2014 marked an eventful year in agriculture, and as the year drew to a close, 2 key themes emerged across African agricultural policy dialogue; smallholder agriculture and climate variability and change in Sub-Saharan Africa. 2015 has begun on a note that in a way, follows along the same trajectory, and this year, thematic policy focus is on Soils.
Declared as the International Year of Soils by the 68th United Nations General Assembly, 2015 is poised to take last year’s focus on smallholder agriculture and climate change a step further with the help of the Food and Agriculture Organization of the United Nations (FAO); which has been tasked to implement the International Year of Soils within the framework of the Global Soil Partnership, and in collaboration with country governments and the secretariat of the United Nations Convention to Combat Desertification.
Soils form the most basic foundation of all life as we know it to exist. Occurring in varying states, and possessing innumerable qualities and properties, soils directly influence the quality and quantity of food available on our planet. It goes therefore, without saying that the health and fertility of soils is essential for the maintenance of food security, livelihoods and sustainable ecosystems.
Despite its undeniable contribution to human welfare, soils have long been neglected across policy spheres, and today exist in an untenable state of degradation, and with nearly one-third of the earth’s land characterized by eroded topsoil and fast depleting nutrients, significant environmental, nutritional and socio-economic consequences loom large accross the horizon.
In Africa, the impacts of soil degradation are alarming. According to the Montpellier Panel Report, 65% of arable land, 30% of grazing land and 20% of forests are damaged, an estimated 180 million people are affected and estimated economic loss from current levels of degradation stand at $68 billion per year.
According to the chair of the Montpellier Panel; Professor Sir Gordon Conway, Africa’s resource-poor smallholder famers, disproportionately carry the burden of the continent’s damaged soils. Constrained by fragile land tenure and limited access to credit resources, farmers forego essential land management practices in favor of cheaper, less labor-intensive uses of resources, losing out on long-term gains in soil health, fertility, and productivity, with significant negative environmental externalities.
Global warming in the region also has significant impact on soil. According to the “Climate Change and Security in Africa” report, the continent is expected to see a rise in average temperature that exceeds the global average. Annual rainfall is projected to decrease throughout most of the region, with a possible exception of eastern Africa.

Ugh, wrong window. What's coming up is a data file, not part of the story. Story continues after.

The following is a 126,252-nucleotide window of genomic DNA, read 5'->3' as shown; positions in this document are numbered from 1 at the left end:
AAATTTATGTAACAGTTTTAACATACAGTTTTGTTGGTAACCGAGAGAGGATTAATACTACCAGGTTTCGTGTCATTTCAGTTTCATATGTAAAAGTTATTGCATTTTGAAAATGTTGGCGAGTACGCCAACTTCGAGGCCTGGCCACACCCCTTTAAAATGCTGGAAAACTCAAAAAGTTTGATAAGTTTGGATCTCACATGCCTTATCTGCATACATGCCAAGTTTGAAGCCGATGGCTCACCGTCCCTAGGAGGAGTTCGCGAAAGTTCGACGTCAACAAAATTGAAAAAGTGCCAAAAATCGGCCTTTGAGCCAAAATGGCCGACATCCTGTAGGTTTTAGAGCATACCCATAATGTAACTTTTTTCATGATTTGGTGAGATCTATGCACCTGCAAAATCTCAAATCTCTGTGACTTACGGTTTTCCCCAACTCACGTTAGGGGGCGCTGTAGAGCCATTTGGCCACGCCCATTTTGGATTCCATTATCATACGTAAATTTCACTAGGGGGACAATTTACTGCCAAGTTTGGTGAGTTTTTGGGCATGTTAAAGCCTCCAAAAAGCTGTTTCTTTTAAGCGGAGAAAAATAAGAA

“Less rain will have serious implications for sub-Saharan agriculture, 75 percent of which is rain-fed. Average predicated production losses by 2050 for African crops are: maize 22 percent, sorghum 17 percent, millet 17 percent, groundnut 18 percent, and cassava 8 percent.” With lower yields generally resulting in increased land use, native forests and vegetation will have to make way for increased agricultural land which in turn results in even greater levels of land degradation; perpetrating a vicious cycle that can only be brough to a halt by deliberate, strategic policy action.
With this goal in mind, the Montpellier Panel came up with a number of key proposals aimed at stemming the tide of soil degradation, most significant among these include;
- Strengthen political support for sustainable land management practices amongst smallholder farmers;
- Increase financial support for investment in land and soil management;
- Improve transparency for land and soil management contributions by donors and governments, and implement monitoring programs to track investment performance;
- Quantify the costs of land degradation and the benefits derived from sustainable land management to reinforce attention to the challenges and benefits;
- Plug holes in soil data by harnessing the power of Big Data to produce updated, real-time information on soil types, locations, qualities and degradation using remote sensing systems and networks of local weather information and citizen science;
- Provide farmers with incentives such as redeemable carbon credits, as a way of encouraging adaptation of climate change mitigation practices;
- Build on the vast base of knowledge on soil science and land degradation in Africa;
- Strengthen collaboration with soil research centers in Africa and across the globe as a way of building soil science capacity;
- Embrace integrated soil management (ISM), by incorporating organic farming methods, conservation agriculture, ecological approached and selective targeted use of inputs in everyday farming activity;
- Foster climate smart soil research aimed at providing farmers with knowledge and resources on how ISM can help them adapt to the adverse effects of climate change and reduce GHG emissions.
The truth is that really, when it comes to soil preservation, we are all farmers, each with an equal share of the responsibility to preserve the livelihoods and birthright so generously given to us, and which we so often take for granted. Check out the links below for more information, and maybe try to figure out how in your own way, you can help preserve this bad old world of ours for those coming after us, and for the foreseeable future.